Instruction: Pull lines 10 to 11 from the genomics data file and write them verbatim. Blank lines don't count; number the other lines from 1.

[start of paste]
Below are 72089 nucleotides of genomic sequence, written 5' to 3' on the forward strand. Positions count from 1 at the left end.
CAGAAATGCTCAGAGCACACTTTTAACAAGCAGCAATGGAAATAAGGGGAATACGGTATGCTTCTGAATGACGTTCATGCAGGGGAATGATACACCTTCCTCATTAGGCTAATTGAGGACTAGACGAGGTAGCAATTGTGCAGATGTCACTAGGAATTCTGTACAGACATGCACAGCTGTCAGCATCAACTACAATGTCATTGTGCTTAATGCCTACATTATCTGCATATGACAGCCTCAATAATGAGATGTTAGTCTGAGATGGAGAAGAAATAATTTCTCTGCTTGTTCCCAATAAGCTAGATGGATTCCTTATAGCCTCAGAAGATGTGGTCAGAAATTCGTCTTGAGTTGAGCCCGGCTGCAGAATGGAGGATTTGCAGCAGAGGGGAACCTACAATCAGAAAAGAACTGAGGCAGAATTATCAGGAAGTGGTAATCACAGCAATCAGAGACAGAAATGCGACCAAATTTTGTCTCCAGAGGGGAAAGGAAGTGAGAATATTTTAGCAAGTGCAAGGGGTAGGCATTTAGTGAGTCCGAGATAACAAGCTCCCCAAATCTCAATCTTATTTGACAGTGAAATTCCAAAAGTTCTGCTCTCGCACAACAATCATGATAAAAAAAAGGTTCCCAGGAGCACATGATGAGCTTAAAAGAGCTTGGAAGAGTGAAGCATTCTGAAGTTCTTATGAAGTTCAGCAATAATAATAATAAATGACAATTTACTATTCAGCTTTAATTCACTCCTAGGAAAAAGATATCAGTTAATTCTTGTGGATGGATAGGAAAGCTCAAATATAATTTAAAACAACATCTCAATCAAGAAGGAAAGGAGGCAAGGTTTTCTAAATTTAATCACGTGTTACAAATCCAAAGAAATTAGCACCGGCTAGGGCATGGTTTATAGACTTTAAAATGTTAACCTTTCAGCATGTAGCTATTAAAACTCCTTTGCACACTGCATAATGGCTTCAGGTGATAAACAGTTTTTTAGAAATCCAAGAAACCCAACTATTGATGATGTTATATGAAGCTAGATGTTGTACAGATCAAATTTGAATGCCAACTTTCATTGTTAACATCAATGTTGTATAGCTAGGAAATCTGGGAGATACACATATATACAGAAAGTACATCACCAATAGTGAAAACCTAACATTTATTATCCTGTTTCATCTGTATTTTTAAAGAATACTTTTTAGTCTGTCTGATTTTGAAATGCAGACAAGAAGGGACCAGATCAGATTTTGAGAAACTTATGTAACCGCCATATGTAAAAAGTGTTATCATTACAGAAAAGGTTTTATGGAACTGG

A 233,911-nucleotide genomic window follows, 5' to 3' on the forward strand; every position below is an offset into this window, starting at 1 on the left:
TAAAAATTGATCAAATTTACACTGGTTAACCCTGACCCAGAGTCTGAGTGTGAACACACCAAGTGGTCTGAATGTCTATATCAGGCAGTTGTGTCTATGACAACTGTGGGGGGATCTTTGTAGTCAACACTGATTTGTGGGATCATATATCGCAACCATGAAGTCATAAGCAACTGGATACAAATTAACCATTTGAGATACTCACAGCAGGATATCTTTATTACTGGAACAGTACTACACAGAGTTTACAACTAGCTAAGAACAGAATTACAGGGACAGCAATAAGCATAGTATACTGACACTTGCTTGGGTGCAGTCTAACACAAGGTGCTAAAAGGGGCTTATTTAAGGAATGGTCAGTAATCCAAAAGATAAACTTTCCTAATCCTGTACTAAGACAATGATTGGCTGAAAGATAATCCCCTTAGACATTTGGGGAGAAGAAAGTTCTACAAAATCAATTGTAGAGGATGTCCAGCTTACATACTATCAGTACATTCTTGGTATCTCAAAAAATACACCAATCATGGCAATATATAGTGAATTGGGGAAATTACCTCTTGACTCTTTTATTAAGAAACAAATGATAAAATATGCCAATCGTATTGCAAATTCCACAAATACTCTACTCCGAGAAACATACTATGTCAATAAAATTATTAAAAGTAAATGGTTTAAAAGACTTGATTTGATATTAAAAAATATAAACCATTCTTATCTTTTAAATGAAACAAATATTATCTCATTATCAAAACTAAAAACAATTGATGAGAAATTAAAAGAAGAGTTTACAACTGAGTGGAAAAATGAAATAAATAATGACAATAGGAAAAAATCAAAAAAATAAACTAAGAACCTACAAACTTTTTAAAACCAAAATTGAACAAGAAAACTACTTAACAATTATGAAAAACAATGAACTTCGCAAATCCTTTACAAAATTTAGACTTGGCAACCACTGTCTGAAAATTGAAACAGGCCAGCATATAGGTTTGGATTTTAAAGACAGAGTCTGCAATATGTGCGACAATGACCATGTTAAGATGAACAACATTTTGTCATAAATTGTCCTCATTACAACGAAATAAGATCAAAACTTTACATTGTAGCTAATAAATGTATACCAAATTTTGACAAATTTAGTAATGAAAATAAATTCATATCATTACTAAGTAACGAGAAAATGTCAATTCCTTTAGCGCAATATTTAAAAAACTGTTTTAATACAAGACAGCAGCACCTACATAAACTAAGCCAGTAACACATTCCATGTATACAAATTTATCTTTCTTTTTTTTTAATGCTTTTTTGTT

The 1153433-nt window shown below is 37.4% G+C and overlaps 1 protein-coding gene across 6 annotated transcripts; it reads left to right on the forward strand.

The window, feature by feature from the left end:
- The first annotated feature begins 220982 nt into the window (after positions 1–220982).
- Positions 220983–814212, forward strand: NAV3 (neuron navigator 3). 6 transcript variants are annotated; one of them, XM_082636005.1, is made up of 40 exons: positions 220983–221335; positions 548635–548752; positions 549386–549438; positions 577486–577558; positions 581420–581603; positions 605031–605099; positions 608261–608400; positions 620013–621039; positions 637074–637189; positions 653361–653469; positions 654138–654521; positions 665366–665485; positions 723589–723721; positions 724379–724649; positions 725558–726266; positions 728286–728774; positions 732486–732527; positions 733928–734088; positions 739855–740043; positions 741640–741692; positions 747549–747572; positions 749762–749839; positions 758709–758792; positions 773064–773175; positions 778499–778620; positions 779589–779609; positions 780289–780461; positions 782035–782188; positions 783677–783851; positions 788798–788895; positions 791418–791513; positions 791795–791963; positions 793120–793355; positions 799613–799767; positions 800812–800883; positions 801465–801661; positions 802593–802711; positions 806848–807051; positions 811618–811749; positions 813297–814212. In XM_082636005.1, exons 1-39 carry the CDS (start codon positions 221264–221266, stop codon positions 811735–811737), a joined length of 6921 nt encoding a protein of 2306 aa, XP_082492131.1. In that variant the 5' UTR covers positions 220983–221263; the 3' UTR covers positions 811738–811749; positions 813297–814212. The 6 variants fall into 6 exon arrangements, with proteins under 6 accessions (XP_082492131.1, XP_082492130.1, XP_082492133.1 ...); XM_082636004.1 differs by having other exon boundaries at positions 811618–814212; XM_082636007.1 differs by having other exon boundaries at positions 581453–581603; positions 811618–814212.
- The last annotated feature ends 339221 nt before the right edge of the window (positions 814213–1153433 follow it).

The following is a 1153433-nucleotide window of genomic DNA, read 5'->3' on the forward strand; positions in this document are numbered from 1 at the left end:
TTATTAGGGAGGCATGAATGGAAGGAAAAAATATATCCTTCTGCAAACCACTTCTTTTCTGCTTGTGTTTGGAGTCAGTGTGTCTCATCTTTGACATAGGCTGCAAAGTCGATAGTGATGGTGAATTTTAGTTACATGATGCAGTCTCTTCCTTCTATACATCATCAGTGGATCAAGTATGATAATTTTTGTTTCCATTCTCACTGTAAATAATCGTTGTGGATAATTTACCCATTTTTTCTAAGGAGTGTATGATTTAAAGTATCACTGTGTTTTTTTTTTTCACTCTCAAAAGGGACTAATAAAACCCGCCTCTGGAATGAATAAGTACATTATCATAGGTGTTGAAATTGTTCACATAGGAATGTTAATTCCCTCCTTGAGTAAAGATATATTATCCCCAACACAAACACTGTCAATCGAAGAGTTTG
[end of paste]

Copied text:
The following is a 1153433-nucleotide window of genomic DNA, read 5'->3' on the forward strand; positions in this document are numbered from 1 at the left end:
TTATTAGGGAGGCATGAATGGAAGGAAAAAATATATCCTTCTGCAAACCACTTCTTTTCTGCTTGTGTTTGGAGTCAGTGTGTCTCATCTTTGACATAGGCTGCAAAGTCGATAGTGATGGTGAATTTTAGTTACATGATGCAGTCTCTTCCTTCTATACATCATCAGTGGATCAAGTATGATAATTTTTGTTTCCATTCTCACTGTAAATAATCGTTGTGGATAATTTACCCATTTTTTCTAAGGAGTGTATGATTTAAAGTATCACTGTGTTTTTTTTTTTCACTCTCAAAAGGGACTAATAAAACCCGCCTCTGGAATGAATAAGTACATTATCATAGGTGTTGAAATTGTTCACATAGGAATGTTAATTCCCTCCTTGAGTAAAGATATATTATCCCCAACACAAACACTGTCAATCGAAGAGTTTG